Tribe hitting high attendance mark

July 2, 2009
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vicfieldUnless you already have a ticket to see this Saturday�??�?�¢??s Indianapolis Indians game, you won�??�?�¢??t be able to see the Tribe�??�?�¢??s annual fireworks show unless you�??�?�¢??re watching from outside of Victory Field.

The Indians yesterday sold out their 14,500-plus-capacity home venue. It�??�?�¢??s the 13th consecutive July 4 home sellout for the city�??�?�¢??s AAA minor league baseball team. This year�??�?�¢??s standing-room-only crowd is even bigger than last year�??�?�¢??s.

It�??�?�¢??s the team�??�?�¢??s first sellout this year, but that doesn�??�?�¢??t mean the team hasn�??�?�¢??t been on an attendance tear.

In this down economy, the Indians continue to be the little engine that could. The team is averaging 7,320 fans per game through 36 home games. That�??�?�¢??s below the 8,538 the team drew last year, but Indians officials noted that attendance always picks up during the second half of the season. Last year's attendance was an eight-year high, and team officials think they could be in position to break that mark this season.

The team is already starting to get good wood on its sales and marketing efforts. Last Saturday, the team drew 12,076, followed by a crowd of 9,729 at Sunday�??�?�¢??s�???�??�?� home game and 10,097 at Monday�??�?�¢??s game.

�??�?�¢??Demand for tickets is picking up, and we feel we�??�?�¢??re in a good position,�??�?�¢?? said Indians spokesman Brian Bosma, adding that Monday�??�?�¢??s game was the best walk-up crowd of the season.

Corporate activity and group ticket sales at Victory Field also are heating up, team officials said, with the section sponsored by Coors Light doing exceptionally well.

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  1. A Tilted Kilt at a water park themed hotel? Who planned that one? I guess the Dad's need something to do while the kids are on the water slides.

  2. Don't come down on the fair for offering drinks. This is a craft and certainly one that belongs in agriculture due to ingredients. And for those worrying about how much you can drink. I'm sure it's more to do with liability than anything else. They don't want people suing for being over served. If you want a buzz, do a little pre-drinking before you go.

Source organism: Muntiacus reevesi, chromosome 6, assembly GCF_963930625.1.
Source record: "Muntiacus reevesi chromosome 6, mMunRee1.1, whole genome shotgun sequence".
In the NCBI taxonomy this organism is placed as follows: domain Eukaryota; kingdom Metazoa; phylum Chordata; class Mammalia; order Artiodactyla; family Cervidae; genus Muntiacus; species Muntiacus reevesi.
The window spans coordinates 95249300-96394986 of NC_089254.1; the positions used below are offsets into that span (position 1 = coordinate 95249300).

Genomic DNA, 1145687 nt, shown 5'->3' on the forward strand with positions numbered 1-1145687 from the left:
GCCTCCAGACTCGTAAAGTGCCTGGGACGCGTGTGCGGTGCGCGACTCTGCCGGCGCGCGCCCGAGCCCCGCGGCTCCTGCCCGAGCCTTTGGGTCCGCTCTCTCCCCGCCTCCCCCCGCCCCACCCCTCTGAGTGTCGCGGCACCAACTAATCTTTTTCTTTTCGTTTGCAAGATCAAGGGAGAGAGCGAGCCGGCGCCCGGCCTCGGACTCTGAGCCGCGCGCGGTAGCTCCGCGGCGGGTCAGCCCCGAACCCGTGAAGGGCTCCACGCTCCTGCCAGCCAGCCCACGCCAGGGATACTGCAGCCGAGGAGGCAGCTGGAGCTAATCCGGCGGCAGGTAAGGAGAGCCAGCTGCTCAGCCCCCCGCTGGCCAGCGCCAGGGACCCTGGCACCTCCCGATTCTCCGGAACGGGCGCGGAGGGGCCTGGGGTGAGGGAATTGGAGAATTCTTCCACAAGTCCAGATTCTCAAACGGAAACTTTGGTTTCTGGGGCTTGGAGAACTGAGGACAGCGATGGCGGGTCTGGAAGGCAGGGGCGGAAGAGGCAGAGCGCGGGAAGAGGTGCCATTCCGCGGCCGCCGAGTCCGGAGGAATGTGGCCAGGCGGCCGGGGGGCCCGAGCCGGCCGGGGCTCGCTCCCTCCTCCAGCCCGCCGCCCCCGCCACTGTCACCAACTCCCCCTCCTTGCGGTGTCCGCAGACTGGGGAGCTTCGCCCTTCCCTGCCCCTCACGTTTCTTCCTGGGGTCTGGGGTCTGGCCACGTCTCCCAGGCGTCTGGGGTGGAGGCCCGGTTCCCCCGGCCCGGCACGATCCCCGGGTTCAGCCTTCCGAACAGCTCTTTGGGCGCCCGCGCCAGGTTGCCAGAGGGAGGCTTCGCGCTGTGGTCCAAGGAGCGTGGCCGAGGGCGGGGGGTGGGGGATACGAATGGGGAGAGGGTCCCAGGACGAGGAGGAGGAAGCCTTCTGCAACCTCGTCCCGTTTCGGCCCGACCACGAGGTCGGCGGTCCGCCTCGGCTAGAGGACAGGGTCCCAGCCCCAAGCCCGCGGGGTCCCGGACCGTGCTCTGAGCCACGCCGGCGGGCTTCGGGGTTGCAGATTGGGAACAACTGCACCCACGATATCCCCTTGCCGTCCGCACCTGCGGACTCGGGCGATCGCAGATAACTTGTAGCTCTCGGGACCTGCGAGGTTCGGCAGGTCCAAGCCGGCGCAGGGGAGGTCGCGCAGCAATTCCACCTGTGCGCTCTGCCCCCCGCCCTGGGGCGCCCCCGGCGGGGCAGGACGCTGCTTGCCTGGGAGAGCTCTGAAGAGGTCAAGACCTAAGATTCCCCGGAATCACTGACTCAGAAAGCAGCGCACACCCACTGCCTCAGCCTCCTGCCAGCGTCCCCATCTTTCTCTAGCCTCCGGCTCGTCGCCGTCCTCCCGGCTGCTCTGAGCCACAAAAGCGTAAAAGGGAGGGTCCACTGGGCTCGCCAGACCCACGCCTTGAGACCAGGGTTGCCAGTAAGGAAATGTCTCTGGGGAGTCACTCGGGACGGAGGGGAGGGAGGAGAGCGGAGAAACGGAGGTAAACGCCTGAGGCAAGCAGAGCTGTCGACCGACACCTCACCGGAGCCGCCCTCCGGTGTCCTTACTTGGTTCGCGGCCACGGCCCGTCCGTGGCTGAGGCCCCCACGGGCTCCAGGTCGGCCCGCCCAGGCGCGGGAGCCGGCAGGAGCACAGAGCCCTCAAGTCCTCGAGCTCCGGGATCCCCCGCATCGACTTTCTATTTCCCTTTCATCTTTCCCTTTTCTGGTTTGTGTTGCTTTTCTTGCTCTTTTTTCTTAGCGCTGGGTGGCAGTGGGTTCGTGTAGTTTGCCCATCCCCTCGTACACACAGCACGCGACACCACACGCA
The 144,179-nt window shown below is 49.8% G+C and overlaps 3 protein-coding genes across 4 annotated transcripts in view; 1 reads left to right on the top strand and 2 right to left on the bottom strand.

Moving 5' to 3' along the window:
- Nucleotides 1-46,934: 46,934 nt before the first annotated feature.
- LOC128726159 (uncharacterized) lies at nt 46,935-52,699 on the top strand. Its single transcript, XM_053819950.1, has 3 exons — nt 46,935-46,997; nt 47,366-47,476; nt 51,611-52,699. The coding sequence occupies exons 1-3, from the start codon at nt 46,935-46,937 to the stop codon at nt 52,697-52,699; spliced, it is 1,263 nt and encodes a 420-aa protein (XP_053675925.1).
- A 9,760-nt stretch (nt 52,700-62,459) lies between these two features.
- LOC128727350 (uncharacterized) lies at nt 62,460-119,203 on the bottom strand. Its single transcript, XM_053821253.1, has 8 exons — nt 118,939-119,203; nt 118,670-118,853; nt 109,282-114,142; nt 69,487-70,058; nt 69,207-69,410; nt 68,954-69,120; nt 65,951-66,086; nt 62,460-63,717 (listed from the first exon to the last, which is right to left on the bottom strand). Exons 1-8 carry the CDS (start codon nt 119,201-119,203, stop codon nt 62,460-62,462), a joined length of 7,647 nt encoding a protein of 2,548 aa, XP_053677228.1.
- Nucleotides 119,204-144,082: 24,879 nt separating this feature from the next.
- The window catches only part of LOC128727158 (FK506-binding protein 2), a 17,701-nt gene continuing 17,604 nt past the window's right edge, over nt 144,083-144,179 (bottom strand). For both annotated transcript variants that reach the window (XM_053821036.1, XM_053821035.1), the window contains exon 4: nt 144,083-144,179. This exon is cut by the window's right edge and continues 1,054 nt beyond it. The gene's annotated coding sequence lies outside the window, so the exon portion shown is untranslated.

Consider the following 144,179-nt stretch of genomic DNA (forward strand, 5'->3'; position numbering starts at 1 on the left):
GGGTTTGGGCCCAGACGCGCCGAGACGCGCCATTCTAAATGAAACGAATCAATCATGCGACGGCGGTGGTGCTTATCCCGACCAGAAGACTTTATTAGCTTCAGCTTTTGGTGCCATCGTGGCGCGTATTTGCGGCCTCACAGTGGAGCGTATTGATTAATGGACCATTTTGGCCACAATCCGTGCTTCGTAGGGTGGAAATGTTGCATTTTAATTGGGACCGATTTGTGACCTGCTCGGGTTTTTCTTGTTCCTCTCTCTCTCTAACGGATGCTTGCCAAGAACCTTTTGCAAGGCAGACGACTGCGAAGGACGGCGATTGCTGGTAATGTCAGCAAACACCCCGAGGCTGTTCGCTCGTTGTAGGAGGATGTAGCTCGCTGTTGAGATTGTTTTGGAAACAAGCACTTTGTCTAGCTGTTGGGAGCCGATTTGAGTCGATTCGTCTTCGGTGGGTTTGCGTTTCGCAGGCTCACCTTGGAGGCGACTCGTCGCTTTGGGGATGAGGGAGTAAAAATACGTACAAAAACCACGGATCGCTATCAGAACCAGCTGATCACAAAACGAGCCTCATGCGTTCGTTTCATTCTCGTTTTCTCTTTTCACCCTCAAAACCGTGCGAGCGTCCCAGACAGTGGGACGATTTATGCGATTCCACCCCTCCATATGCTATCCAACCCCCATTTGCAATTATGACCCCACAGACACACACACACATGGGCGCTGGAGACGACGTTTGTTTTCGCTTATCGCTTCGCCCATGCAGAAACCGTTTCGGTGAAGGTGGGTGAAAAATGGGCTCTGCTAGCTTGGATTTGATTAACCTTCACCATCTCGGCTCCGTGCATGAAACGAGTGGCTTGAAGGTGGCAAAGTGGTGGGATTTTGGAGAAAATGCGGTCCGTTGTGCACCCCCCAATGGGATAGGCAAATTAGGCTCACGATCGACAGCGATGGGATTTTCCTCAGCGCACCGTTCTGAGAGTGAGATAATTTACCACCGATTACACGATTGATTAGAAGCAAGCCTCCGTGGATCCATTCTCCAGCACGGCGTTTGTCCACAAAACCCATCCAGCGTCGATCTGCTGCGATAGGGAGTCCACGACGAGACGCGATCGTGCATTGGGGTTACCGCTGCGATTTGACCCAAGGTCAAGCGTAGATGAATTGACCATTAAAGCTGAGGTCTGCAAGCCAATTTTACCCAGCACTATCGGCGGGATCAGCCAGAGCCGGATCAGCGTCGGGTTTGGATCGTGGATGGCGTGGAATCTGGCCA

3. I don't drink but go into this "controlled area" so my friend can drink. They have their 3 drink limit and then I give my friend my 3 drink limit. How is the fair going to control this very likely situation????

  4. I feel the conditions of the alcohol sales are a bit heavy handed, but you need to realize this is the first year in quite some time that beer & wine will be sold at the fair. They're starting off slowly to get a gauge on how it will perform this year - I would assume if everything goes fine that they relax some of the limits in the next year or couple of years. That said, I think requiring the consumption of alcohol to only occur in the beer tent is a bit much. That is going to be an awkward situation for those with minors - "Honey, I'm getting a beer... Ok, sure go ahead... Alright see you in just a min- half an hour."

  5. This might be an effort on the part of the State Fair Board to manage the risk until they get a better feel for it. However, the blanket notion that alcohol should not be served at "family oriented" events is perhaps an oversimplification. and not too realistic. For 15 years, I was a volunteer at the Indianapolis Air Show, which was as family oriented an event as it gets. We sold beer donated by Monarch Beverage Company and served by licensed and trained employees of United Package Liquors who were unpaid volunteers. And where did that money go? To central Indiana children's charities, including Riley Hospital for Children! It's all about managing the risk.

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